NOAA Teacher at Sea
Onboard NOAA Ship Oregon II
July 5 — 17, 2011
Mission: Groundfish Survey
Geographical Location: Northern Gulf of Mexico
Date: Thursday, July 07, 2011
Weather Data from NOAA Ship Tracker
Air Temperature: 29.2 C (84.6 F)
Water Temperature: 29.3 C (84.7 F)
Relative Humidity: 72%
Wind Speed: 2.64 knots
Preface: There is a lot of science going on aboard the Oregon II, so to eliminate information overload, each blog I post will focus on one scientific aspect of our mission. By the end of the voyage you should have a good idea of the research that goes into keeping our oceans healthy.
In case you’re new to blogging, underlined words in the text are hyperlinked to sites with more specific information.
Science and Technology Log
Topic of the day: Groundfish Surveying
To collect samples of marine life in the northern Gulf of Mexico, NOAA Ship Oregon II is equipped with a 42-foot standard shrimp trawling net. NOAA’s skilled fishermen deploy the net over the side of the ship at randomly selected SEAMAP (Southeast Area Monitoring and Assessment Program) stations using an outrigger. The net is left in the water for 30 minutes as the boat travels at 2.5 to 3 knots (1 knot = 1.15 mph).
Bottom trawling is a good method for collecting a random sample of the biodiversity in the sea because it is nonselective and harvests everything in its path. This is excellent for scientific studies but poses great problems for marine ecosystems when it is used in the commercial fishing industry.
One problem associated with bottom trawling is the amount of bycatch it produces. The term bycatch refers to the “undesirable” fish, invertebrates, crustaceans, sea turtles, sharks and marine mammals that are accidentally brought up to the surface in the process of catching commercially desirable species such as shrimp, cod, sole and flounder. At times bycatch can make up as much as 90% of a fisherman’s harvest. To address this problem, NOAA engineers have designed two devices which help prevent many animals from becoming bycatch.
All sea turtles found in U.S. waters are listed under the Endangered Species Act and are under joint jurisdiction of NOAA Fisheries and the U.S. Fish and Wildlife Service. In an effort to reduce the mortality rate of sea turtles, NOAA engineers have designed Turtle Exclusion Devices (TED). TEDs provide these air-breathing reptiles with a barred barrier which prevents them from going deep into the fishing net and guides them out of an “escape hatch” so they won’t drown. TEDs have also proven to be useful in keeping sharks out of bycatch.
Another device that was introduced to the commercial fishing industry is the Bycatch Reduction Device (BRD). BRDs create an opening in a shrimp trawl net which allows fishes with fins, and other unintended species, to escape while the target species, such as shrimp, are directed towards the end of the capture net.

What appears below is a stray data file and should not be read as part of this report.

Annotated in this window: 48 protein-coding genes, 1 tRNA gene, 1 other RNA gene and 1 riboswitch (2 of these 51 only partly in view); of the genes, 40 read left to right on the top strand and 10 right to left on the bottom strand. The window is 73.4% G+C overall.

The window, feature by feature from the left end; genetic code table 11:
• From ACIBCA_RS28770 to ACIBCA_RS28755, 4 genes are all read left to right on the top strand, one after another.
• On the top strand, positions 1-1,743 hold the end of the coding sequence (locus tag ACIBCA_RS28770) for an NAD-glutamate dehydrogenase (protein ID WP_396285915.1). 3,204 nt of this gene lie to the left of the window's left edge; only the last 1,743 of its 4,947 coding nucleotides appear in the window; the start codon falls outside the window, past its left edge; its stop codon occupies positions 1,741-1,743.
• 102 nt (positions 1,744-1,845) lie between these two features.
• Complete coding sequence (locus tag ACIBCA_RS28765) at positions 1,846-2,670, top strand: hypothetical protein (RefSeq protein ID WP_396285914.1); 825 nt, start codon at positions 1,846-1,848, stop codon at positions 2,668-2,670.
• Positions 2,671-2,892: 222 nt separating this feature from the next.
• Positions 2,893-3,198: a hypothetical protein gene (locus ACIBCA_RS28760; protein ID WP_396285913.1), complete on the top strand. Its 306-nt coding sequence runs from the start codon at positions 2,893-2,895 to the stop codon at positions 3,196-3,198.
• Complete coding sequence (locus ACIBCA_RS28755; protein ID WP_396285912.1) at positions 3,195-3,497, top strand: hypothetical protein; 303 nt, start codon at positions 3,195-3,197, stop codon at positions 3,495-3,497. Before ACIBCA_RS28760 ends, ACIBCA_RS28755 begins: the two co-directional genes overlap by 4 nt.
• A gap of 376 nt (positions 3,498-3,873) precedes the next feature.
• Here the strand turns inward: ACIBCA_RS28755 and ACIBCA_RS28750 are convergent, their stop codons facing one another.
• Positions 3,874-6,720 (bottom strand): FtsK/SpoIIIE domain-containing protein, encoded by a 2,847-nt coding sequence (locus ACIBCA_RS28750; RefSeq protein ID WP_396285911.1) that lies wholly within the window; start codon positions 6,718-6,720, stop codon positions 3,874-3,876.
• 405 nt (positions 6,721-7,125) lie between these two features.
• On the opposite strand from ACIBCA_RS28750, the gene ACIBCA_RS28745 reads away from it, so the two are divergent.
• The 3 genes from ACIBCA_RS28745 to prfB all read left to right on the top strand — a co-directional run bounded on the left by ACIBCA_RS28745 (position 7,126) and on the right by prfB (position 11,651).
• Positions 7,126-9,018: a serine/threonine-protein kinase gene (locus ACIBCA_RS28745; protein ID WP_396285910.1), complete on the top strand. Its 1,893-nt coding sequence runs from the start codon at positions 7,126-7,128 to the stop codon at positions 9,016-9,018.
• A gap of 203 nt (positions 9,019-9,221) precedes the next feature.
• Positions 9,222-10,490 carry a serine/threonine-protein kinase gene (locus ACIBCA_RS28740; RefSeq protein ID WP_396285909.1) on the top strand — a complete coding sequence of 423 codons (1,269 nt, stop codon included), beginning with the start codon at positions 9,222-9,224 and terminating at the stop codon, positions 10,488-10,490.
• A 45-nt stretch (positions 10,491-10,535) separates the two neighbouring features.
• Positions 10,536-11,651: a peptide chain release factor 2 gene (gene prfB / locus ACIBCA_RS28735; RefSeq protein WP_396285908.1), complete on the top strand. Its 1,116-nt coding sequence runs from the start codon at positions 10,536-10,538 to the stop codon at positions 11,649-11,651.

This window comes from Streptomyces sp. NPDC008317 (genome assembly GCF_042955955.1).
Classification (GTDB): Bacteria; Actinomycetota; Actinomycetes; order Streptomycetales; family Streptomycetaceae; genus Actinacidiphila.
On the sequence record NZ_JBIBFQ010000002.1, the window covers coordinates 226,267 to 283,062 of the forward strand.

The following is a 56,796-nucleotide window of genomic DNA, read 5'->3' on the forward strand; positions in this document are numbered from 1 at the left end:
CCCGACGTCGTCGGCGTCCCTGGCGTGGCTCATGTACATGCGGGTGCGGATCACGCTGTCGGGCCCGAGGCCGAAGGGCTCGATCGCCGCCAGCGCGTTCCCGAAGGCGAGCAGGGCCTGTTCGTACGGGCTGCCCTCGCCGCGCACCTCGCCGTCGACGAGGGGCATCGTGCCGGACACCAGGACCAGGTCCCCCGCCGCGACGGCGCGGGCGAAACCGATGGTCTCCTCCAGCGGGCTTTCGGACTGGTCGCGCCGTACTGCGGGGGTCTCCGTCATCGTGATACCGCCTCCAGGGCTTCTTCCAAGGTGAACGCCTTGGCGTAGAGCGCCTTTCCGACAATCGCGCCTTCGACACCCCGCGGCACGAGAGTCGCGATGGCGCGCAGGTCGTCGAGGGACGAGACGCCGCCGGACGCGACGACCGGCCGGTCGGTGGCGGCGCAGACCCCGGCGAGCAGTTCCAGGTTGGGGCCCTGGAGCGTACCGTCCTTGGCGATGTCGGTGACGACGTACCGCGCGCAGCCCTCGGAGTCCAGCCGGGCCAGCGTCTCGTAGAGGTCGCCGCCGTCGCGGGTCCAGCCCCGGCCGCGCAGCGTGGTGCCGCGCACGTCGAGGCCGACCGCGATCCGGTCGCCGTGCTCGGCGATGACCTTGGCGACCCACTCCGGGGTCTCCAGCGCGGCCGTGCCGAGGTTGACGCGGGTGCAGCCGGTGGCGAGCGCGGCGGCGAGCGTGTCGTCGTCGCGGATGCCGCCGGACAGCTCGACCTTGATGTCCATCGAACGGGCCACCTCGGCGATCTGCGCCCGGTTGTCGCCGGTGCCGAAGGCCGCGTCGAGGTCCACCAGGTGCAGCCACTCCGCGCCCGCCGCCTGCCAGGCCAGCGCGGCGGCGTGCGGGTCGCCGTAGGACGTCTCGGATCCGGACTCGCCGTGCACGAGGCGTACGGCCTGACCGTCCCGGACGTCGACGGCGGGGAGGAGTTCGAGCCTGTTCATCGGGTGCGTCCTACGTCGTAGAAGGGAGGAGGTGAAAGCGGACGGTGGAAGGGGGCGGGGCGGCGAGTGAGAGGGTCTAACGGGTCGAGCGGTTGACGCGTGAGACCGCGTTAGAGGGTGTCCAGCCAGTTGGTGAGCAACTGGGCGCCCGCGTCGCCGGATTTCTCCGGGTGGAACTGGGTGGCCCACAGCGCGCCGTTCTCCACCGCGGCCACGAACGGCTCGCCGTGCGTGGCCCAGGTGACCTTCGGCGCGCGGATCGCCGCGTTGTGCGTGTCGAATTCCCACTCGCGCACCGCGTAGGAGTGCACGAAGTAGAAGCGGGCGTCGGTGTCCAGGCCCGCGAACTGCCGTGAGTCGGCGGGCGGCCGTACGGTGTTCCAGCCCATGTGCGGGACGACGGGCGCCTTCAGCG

Once the trawl net is brought back on board the Oregon II, its contents are emptied onto the deck of the ship. The catch is placed into baskets and each basket gets weighed for a total weight. The catch then goes to the “wet lab” for sorting. If the yield is too large we randomly split the harvest up into a smaller subsample.
Each species is separated, counted, and logged into the computer system using their scientific names. Once every species is identified, we measure, weigh, and sex the animals. All of this data goes into the computer where it gets converted into an Access database spreadsheet.
When the Oregon II ends its surveying journey, NOAA’s IT (Information Technology) department will pull the surveying data off the ship’s computers. The compiled data is given to one of the groundfish survey biologists so it can be checked for accuracy and consistency. The reviewed data will then be given to NOAA statisticians who pull out the important information for SEAMAP (Southeast Area Monitoring and Assessment Program) and SEDAR (Southeast Data and Review)
SEAMAP and SEDAR councils publish the information. State agencies then have the evidence they need to make informed decisions about policies and regulations regarding the fishing industry. Isn’t science great! Most people don’t realize the amount of time, labor, expertise and review that goes into the decisions that are made by regulatory agencies.
During our “welcome aboard” meeting I met the science team which consists of a Chief Scientist, four NOAA Fisheries Biologists, three volunteers, one college intern, one Teacher at Sea (me) and an Ornithologist (bird scientist).
I was assigned to work the day shift which runs from noon until midnight while the night shift crew works from midnight until noon. This ship is operational 24 hours a day in order to collect as much information about the northern Gulf fisheries as possible. The Oregon II costs around $10,000 per day to operate (salaries, supplies, equipment, etc.) so it’s important to run an efficient operation.
I am learning a lot about the importance of random sampling and confirming results to ensure accuracy. Amy and Brittany taught me how to use the CTD device (Conductivity, Temperature and Depth), set up plankton nets as well as how to sort, weigh, identify and sex our specimens.
The food has been great, the water is gorgeous and I love the ocean! Stay tuned for the next blog post about some of the most important critters in the sea! Any guesses?
Species seen (other than those collected)
Birds: Least Tern, Royal Tern, Sandwich Tern, Laughing Gull, Neotropical Cormorant, Brown Pelican, Magnificent Frigatebird
Go to http://www.wicbirds.net for more information about the various bird species seen on this trip.
Mammals: Common bottlenose dolphin